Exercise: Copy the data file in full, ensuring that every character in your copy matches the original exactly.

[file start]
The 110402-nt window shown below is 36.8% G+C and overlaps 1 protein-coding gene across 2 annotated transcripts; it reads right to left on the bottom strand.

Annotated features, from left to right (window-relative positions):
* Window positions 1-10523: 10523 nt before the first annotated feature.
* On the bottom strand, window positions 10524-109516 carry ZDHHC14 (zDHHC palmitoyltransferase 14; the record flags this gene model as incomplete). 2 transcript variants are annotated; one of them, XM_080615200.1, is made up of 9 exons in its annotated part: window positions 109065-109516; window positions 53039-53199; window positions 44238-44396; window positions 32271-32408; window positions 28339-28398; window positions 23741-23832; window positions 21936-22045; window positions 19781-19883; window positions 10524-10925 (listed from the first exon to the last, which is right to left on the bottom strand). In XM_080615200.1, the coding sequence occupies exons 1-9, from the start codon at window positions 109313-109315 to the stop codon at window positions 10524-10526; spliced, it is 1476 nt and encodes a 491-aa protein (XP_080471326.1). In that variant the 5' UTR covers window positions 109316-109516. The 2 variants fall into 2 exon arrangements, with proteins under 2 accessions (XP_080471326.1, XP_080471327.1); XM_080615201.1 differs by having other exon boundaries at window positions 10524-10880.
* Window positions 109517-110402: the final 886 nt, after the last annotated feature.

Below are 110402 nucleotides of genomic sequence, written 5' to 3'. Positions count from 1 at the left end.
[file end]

The 110402-nt window shown below is 36.8% G+C and overlaps 1 protein-coding gene across 2 annotated transcripts; it reads right to left on the bottom strand.

Annotated features, from left to right (window-relative positions):
* Window positions 1-10523: 10523 nt before the first annotated feature.
* On the bottom strand, window positions 10524-109516 carry ZDHHC14 (zDHHC palmitoyltransferase 14; the record flags this gene model as incomplete). 2 transcript variants are annotated; one of them, XM_080615200.1, is made up of 9 exons in its annotated part: window positions 109065-109516; window positions 53039-53199; window positions 44238-44396; window positions 32271-32408; window positions 28339-28398; window positions 23741-23832; window positions 21936-22045; window positions 19781-19883; window positions 10524-10925 (listed from the first exon to the last, which is right to left on the bottom strand). In XM_080615200.1, the coding sequence occupies exons 1-9, from the start codon at window positions 109313-109315 to the stop codon at window positions 10524-10526; spliced, it is 1476 nt and encodes a 491-aa protein (XP_080471326.1). In that variant the 5' UTR covers window positions 109316-109516. The 2 variants fall into 2 exon arrangements, with proteins under 2 accessions (XP_080471326.1, XP_080471327.1); XM_080615201.1 differs by having other exon boundaries at window positions 10524-10880.
* Window positions 109517-110402: the final 886 nt, after the last annotated feature.

Below are 110402 nucleotides of genomic sequence, written 5' to 3'. Positions count from 1 at the left end.